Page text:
Legislature going passive on passive euthanasia?

Passive euthanasia is when a patient is allowed to die by limiting medical intervention


It will now be on the five-judge bench of the Supreme Court to decide the future course of action regarding euthanasia, also called assisted suicide. Photo: Mint
It will now be on the five-judge bench of the Supreme Court to decide the future course of action regarding euthanasia, also called assisted suicide. Photo: Mint

New Delhi: On Monday, the Supreme Court will hear a non-governmental organization’s petition seeking a ruling on passive euthanasia, or the right to refuse medical treatment.

The government, in an affidavit filed last week said, “thought it prudent to stay its hands, in view of the pendency of the matter before the Constitution bench”.

Passive euthanasia is when a patient is allowed to die by limiting medical intervention, not escalating already aggressive treatment, withholding or withdrawing artificial life support in cases that are judged to be medically futile.

It will now be on the five-judge bench of the top court to decide the future course of action regarding euthanasia, also called assisted suicide. It is possible that the court allows the government to proceed with its recommendations detailed in this affidavit, which includes expert body meetings and a draft law, but that remains to be seen.

The debate around euthanasia reached its peak in the case of Aruna Shanbaug, who remained in a permanent vegetative state for decades after a brutal rape in the hospital where she worked as a nurse. In this case, the apex court laid down guidelines regarding passive euthanasia. It was significant because it brought the term euthanasia and its two types—active and passive euthanasia—in the mainstream. Shanbaug died on 18 May 2015.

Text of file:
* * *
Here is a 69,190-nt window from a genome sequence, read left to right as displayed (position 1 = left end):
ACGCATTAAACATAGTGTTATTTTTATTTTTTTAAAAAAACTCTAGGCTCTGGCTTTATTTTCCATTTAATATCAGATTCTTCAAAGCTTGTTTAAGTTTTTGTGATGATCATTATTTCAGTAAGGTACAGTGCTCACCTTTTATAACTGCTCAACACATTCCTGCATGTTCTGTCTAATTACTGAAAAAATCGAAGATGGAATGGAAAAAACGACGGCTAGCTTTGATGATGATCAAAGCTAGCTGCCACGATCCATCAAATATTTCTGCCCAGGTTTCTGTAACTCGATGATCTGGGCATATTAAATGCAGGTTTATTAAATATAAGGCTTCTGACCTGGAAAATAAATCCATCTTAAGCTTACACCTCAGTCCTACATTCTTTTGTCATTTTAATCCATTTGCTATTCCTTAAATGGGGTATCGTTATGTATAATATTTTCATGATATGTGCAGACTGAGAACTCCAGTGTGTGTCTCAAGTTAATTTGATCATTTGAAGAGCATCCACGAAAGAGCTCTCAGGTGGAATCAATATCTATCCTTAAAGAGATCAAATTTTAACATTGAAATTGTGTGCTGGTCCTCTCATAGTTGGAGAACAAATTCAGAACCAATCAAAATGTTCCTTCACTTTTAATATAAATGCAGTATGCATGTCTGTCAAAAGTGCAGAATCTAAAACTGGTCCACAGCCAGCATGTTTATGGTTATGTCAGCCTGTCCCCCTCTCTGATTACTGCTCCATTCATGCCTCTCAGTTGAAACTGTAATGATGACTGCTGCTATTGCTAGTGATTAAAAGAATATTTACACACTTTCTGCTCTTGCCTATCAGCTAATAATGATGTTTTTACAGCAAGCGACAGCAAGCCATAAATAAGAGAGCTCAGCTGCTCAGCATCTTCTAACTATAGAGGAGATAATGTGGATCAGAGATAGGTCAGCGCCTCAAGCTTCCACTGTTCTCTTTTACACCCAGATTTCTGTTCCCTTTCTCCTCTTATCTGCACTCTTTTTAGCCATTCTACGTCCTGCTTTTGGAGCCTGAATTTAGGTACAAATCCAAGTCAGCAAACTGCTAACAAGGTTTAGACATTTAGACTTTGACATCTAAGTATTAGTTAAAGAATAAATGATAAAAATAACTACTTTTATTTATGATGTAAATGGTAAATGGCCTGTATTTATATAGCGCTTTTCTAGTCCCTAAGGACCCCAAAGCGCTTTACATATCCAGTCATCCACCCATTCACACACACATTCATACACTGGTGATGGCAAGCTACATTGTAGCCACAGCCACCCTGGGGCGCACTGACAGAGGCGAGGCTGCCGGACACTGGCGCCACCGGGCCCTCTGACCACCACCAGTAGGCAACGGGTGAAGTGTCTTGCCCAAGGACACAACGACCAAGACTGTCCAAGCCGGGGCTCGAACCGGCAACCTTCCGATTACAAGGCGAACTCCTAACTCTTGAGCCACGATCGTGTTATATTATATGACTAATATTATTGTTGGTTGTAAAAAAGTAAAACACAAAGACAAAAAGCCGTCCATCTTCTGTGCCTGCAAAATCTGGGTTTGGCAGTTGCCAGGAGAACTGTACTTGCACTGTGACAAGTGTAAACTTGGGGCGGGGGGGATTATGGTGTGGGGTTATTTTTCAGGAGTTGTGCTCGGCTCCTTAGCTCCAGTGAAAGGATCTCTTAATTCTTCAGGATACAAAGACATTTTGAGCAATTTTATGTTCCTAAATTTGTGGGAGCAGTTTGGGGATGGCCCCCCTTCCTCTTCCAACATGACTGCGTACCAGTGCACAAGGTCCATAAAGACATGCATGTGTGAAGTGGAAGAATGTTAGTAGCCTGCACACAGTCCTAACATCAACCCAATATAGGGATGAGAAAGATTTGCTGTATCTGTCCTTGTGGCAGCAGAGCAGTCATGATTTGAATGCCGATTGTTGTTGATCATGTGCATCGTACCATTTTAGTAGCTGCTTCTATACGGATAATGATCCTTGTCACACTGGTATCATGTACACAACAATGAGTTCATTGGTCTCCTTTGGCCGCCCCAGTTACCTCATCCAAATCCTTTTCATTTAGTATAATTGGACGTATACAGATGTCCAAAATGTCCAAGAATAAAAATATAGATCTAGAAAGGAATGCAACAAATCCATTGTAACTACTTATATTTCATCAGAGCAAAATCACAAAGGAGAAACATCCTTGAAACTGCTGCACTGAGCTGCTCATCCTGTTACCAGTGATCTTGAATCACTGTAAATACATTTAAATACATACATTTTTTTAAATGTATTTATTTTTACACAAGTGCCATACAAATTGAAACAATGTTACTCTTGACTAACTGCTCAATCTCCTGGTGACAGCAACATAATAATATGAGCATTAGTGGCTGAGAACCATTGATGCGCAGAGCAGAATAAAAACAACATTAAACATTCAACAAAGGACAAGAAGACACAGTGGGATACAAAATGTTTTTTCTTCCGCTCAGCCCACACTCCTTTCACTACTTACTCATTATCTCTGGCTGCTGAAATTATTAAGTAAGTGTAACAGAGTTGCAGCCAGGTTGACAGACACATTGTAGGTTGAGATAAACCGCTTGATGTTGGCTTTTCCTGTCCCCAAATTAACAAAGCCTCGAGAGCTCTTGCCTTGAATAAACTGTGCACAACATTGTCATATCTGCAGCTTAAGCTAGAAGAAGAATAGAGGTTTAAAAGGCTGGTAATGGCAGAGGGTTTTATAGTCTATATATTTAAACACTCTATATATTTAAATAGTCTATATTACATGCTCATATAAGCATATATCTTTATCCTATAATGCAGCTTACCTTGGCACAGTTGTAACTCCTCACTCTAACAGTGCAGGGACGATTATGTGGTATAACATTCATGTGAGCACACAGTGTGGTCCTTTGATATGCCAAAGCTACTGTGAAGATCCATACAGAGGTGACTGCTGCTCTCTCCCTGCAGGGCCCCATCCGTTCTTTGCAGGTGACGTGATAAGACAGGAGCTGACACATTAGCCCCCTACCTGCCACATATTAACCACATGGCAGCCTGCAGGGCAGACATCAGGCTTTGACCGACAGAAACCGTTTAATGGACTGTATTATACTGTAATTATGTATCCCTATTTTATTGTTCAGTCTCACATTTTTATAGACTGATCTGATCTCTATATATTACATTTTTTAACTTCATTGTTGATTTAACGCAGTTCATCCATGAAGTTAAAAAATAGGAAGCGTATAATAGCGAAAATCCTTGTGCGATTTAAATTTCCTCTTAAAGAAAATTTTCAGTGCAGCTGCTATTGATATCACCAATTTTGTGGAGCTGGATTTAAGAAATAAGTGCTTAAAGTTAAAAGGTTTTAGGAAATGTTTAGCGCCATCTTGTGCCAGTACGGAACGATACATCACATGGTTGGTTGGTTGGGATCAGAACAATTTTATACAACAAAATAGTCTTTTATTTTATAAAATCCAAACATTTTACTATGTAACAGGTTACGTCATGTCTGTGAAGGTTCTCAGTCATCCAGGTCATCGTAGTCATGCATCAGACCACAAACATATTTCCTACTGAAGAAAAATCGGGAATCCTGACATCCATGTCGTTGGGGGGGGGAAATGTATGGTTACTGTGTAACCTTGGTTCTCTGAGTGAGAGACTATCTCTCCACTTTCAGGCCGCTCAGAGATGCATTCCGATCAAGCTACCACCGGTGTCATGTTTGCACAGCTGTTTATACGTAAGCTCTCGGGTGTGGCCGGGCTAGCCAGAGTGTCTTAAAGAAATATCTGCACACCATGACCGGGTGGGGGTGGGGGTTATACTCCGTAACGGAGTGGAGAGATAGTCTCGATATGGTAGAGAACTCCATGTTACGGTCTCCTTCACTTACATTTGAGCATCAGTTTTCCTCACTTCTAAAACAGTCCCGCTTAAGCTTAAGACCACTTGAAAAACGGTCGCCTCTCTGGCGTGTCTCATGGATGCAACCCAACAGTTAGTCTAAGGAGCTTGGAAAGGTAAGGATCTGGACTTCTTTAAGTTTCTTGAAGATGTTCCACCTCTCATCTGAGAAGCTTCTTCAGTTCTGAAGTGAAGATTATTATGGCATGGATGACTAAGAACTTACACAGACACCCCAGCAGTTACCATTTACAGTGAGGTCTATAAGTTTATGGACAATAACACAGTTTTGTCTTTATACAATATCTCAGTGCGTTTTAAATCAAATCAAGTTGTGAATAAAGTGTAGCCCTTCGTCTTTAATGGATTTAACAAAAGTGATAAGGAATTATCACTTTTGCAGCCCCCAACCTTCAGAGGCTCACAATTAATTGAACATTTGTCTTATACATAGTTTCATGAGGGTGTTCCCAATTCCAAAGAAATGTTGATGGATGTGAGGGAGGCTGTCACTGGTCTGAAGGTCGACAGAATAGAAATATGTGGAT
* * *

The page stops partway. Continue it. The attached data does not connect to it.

NGO Common Cause, petitioner in this case, wanted a living will to be made a valid document. Lawyer Prashant Bhushan, representing Common Cause, said in court on 15 January, that being taken off life support should be allowed even when there is no brain death. The government in its affidavit said that such a will or medical power of attorney by a person would be invalid because of the draft bill in the 241st report of the Law Commission.

The 1st February hearing will be crucial for the country’s policy on euthanasia. Currently, removing life support is permitted under Regulation 6.7 of the Indian Medical Council (Professional Conduct, Etiquette and Ethics) Regulations, 2002, which said that “the question of withdrawing supporting devices to sustain cardio-pulmonary function even after brain death” would be decided by a team of three doctors. The apex court’s verdict in March 2011 also provides a manner in which life support can be removed, and who can act on a patient’s behalf if the patient cannot decide for himself/herself.

The Indian judiciary comes with its tag of being the strongest in the world, often treading into the realm of judicial activism and judge-made law. This was seen last year when the court struck down a constitutional amendment and law regulating appointments to the judiciary—the National Judicial Appointments Commission—and reinstated a process of selection devised by the judiciary of selection through the five senior-most judges of the Supreme Court.

While its might and apparent infallibility are often criticised, it is worth asking why the elected government would wait for a direction from the court to draft a law on passive euthanasia.